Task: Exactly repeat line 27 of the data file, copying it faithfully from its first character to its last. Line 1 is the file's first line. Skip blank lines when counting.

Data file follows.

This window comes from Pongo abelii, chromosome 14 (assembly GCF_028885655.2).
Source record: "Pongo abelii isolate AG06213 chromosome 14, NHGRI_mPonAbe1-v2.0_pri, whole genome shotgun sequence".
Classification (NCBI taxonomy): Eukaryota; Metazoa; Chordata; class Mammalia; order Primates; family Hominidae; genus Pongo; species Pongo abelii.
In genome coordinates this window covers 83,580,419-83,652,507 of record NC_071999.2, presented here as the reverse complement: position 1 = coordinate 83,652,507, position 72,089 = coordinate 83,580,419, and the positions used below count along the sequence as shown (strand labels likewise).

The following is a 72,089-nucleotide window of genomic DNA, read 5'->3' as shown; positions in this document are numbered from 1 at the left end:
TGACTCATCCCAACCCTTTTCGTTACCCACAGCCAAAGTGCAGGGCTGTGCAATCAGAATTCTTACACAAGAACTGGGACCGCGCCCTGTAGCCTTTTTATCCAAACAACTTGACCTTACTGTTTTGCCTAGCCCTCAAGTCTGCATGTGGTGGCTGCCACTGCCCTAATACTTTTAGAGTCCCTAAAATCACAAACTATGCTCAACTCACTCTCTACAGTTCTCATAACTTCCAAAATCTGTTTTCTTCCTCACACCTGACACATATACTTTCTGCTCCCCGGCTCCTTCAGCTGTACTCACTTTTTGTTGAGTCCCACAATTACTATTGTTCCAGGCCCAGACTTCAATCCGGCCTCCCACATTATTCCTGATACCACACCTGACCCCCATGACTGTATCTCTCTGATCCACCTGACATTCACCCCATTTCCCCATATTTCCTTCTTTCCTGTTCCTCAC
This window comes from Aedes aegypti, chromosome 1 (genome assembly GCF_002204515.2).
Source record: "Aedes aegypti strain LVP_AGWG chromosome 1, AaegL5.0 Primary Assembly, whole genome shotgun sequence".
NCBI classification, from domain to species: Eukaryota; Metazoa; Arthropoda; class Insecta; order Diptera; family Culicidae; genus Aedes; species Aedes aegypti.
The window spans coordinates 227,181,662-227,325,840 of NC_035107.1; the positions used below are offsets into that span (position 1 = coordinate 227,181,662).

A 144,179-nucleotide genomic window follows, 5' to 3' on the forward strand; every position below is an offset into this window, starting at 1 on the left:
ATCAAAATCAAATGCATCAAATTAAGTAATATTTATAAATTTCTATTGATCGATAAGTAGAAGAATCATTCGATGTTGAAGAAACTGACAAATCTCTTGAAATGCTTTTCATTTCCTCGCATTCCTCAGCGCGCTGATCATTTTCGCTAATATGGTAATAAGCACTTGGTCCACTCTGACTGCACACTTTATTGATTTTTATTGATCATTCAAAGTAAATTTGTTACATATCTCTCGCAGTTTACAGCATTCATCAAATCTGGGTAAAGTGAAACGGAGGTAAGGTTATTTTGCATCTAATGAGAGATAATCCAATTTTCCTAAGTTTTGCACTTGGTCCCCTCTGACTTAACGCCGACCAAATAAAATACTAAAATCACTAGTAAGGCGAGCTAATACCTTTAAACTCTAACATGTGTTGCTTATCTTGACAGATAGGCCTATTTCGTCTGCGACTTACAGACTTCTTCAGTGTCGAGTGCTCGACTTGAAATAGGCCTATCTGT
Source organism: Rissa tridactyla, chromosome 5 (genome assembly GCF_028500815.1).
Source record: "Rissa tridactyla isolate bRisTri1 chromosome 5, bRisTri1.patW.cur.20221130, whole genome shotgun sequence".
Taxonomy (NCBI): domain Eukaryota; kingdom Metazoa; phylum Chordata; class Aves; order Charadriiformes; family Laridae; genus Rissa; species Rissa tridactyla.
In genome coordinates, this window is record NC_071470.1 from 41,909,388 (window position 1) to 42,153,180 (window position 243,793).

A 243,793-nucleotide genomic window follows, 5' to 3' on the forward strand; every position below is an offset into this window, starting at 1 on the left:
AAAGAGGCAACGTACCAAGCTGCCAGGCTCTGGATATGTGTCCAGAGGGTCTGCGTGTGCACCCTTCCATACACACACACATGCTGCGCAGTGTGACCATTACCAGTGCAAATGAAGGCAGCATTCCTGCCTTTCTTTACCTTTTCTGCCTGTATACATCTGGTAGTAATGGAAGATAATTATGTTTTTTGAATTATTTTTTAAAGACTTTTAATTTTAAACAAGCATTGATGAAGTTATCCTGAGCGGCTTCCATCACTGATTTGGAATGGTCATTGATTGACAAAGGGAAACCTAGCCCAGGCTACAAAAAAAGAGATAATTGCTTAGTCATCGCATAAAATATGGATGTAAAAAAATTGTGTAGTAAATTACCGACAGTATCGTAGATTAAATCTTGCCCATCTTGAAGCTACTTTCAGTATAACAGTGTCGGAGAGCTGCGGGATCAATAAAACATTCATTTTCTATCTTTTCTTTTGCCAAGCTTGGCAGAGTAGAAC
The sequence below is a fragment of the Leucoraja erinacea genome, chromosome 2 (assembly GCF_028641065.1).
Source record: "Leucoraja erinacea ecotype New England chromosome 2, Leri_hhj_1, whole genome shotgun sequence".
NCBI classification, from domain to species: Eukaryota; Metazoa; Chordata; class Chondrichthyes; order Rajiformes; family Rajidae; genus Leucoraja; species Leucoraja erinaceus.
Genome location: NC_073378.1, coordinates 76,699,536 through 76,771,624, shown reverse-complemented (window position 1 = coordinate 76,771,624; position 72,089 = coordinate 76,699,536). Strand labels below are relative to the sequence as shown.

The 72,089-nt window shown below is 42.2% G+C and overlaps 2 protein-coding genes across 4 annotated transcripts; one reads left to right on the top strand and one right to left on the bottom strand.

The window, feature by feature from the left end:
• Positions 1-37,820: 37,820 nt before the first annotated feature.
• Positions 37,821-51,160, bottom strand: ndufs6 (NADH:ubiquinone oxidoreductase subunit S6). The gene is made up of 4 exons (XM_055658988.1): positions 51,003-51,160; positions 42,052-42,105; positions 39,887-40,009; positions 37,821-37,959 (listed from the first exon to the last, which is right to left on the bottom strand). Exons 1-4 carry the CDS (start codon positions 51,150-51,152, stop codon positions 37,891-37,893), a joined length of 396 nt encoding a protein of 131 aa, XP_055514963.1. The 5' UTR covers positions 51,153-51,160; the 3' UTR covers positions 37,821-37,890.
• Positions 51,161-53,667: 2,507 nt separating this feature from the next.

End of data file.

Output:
• Positions 51,161-53,667: 2,507 nt separating this feature from the next.